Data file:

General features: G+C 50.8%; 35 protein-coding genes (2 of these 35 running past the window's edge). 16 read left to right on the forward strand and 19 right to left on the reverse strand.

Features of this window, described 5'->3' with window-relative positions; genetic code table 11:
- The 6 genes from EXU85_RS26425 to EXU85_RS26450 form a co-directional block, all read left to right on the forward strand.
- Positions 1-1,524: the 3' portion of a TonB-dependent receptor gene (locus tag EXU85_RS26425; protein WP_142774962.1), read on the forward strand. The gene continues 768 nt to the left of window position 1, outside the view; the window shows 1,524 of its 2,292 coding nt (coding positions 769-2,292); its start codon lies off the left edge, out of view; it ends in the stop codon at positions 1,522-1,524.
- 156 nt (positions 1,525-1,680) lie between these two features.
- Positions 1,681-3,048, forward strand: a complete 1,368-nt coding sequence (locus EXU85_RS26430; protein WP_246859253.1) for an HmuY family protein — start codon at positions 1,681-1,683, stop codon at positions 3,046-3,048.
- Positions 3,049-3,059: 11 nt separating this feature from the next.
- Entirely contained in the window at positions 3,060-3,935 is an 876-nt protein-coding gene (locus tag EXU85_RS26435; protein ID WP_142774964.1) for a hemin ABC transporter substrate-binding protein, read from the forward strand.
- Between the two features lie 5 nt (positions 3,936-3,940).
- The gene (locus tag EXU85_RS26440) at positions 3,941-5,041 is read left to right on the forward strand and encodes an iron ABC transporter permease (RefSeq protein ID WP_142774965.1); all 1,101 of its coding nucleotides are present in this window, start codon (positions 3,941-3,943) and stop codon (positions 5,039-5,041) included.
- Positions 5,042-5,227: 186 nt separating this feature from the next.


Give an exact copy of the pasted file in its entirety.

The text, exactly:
General features: G+C 50.8%; 35 protein-coding genes (2 of these 35 running past the window's edge). 16 read left to right on the forward strand and 19 right to left on the reverse strand.

Features of this window, described 5'->3' with window-relative positions; genetic code table 11:
- The 6 genes from EXU85_RS26425 to EXU85_RS26450 form a co-directional block, all read left to right on the forward strand.
- Positions 1-1,524: the 3' portion of a TonB-dependent receptor gene (locus tag EXU85_RS26425; protein WP_142774962.1), read on the forward strand. The gene continues 768 nt to the left of window position 1, outside the view; the window shows 1,524 of its 2,292 coding nt (coding positions 769-2,292); its start codon lies off the left edge, out of view; it ends in the stop codon at positions 1,522-1,524.
- 156 nt (positions 1,525-1,680) lie between these two features.
- Positions 1,681-3,048, forward strand: a complete 1,368-nt coding sequence (locus EXU85_RS26430; protein WP_246859253.1) for an HmuY family protein — start codon at positions 1,681-1,683, stop codon at positions 3,046-3,048.
- Positions 3,049-3,059: 11 nt separating this feature from the next.
- Entirely contained in the window at positions 3,060-3,935 is an 876-nt protein-coding gene (locus tag EXU85_RS26435; protein ID WP_142774964.1) for a hemin ABC transporter substrate-binding protein, read from the forward strand.
- Between the two features lie 5 nt (positions 3,936-3,940).
- The gene (locus tag EXU85_RS26440) at positions 3,941-5,041 is read left to right on the forward strand and encodes an iron ABC transporter permease (RefSeq protein ID WP_142774965.1); all 1,101 of its coding nucleotides are present in this window, start codon (positions 3,941-3,943) and stop codon (positions 5,039-5,041) included.
- Positions 5,042-5,227: 186 nt separating this feature from the next.